Honda’s new CRF1000F Africa Twin has been spied testing on the roads near the German Research and Design centre in Frankfurt, Germany, where bikes are tested for European regulations and to carry out final endurance and emissions testing ahead of the official launch.
It appears this is a more touring-orientated version of the bike that, according to MCN sources, will sit alongside a more off-road ‘adventure’ styled version aimed at proper off-road adventurers.
This is the first time the new 1000cc parallel-twin bike has been seen in full and on the road, and the pictures clearly reveal that this is the Dual Clutch Transmission (DCT) version, as it has no clutch lever and the bar-mounted gearchange paddles are also visible.
Honda are yet to reveal the Africa Twin in full, releasing just two partially obscured teaser shots (MCN May 13), after which MCN uncovered undisguised patent photographs of the full bike a week later (May 20 issue). The only other official clue to the overall bike was the mud-covered True Adventure concept shown at Milan last year, which presented the new bike a serious off-roader.
This test bike spotted has the full complement of Honda hard panniers and topbox along with what looks like a much taller windscreen for increased rider comfort.
Honda say the new Africa Twin will be in dealers before the end of 2015, which means the firm is likely to officially launch the bike in the very near future.
What can we see?
DCT gearbox There’s no clutch lever on this bike and we can clearly see the gearchange paddles mounted on the handlebars. Honda sources say the firm has gone to great lengths to make sure the semi-automatic DCT system works off road too, delivering traction where less experienced riders would struggle to find it for themselves. DCT will be offered as an option but if the popularity of the option on other bikes continues to the Africa Twin it will mean around 50% of buyers specifying DCT.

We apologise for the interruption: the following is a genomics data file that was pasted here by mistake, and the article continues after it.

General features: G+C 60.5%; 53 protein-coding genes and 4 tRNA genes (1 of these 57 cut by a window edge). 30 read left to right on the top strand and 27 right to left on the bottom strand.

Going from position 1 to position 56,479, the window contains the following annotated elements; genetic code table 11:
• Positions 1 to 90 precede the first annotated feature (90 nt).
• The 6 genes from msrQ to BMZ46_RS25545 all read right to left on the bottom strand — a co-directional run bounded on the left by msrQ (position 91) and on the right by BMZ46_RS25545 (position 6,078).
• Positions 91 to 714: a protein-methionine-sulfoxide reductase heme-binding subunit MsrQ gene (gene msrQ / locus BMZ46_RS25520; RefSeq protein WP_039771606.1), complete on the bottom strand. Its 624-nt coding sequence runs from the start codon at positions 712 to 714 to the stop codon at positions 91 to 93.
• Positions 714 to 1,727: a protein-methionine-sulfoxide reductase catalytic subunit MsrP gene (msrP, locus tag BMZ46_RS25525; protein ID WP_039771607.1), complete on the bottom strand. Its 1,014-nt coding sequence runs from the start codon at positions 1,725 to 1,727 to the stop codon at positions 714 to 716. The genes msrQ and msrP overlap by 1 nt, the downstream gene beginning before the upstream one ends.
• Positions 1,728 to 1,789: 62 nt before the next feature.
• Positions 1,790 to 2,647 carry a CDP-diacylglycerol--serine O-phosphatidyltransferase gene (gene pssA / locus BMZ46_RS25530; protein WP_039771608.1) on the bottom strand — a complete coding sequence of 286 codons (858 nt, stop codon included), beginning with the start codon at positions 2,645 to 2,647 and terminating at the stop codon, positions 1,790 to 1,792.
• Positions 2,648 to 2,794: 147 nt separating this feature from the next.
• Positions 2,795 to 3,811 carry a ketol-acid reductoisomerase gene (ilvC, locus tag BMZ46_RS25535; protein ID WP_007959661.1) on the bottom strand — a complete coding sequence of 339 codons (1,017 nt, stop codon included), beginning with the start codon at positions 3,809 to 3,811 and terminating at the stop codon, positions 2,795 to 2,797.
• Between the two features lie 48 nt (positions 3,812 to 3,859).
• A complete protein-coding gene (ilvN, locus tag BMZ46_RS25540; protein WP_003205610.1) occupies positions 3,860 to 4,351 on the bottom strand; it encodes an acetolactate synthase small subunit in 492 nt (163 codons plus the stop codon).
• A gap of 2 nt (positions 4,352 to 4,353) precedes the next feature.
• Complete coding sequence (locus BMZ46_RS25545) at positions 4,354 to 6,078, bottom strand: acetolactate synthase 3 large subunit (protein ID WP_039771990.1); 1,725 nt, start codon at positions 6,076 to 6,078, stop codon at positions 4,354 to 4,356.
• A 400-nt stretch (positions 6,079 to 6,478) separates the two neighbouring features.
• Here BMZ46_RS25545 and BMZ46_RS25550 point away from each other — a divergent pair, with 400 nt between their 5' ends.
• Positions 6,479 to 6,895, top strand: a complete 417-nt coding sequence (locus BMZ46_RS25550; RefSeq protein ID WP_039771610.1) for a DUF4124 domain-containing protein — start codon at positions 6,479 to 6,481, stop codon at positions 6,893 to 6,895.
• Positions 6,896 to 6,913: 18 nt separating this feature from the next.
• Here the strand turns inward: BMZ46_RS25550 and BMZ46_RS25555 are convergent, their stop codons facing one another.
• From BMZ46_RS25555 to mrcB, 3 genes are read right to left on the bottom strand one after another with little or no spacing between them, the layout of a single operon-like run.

1000cc parallel-twin engine Honda loves parallel-twin motors and have been busy developing their range from 500cc upwards. While purists might yearn for a V-twin like the old XRV750 Africa Twin there are distinct advantages to the parallel-twin layout in terms of the packaging. Because the engine is canted forwards in the frame it leaves a large amount of space above for the placement of the electronics and the fuel tank, which keeps the mass more centralised. It also keeps all of the delicate stuff out of the way of rocks and debris while off-roading.
Dashboard This is the first time we have seen any glimpse of the Africa Twin’s bespoke dashboard, which appears to be a vertically stacked full LCD dash, split into separate sections. At the right side of the cockpit fairing appear to be buttons for accessories of other functions, possibly for features like auxiliary lighting or heated grips.
Brakes ABS-assisted Nissin radially-mounted brakes work with the wavy twin front discs. We understand the ABS has been developed with off-road use in mind but can also be turned off in extreme conditions.
Luggage Hard luggage is a necessity for any rider aiming to travel long distances because of the extra protection it gives to both their contents, and to the bike itself. Ignore the soft tailpack mounted on the pillion seat; this is simply full of datalogging equipment as the bike carries out final testing to ensure it meets European regulations.
Fork-mounted reflectors There was a time when ugly side reflectors were indicative of American-market only models but not any longer. Thanks to Euro4 regulations all bikes will have to have them fitted from new.
Wheels Honda wants this bike to be an off-road contender, and the choice of wheel sizes lends credibility to their claims. The front rim appears to be 21in, while the rears looks to be 18in. Tyres on these types of bikes are usually 110/80-19 and 150/70-17, while BMW’s R1200GS runs 120/70-19 and 170/60-17. The front tyre on this pic doesn’t look like a 110 or 120 to us, but more like a 100/80, or 90/90 – again hinting at it’s off-road prowess. The tyre is not a tread we’ve seen before, suggesting that they are all new, and developed specifically for the Africa Twin.
Pictures by BMH Images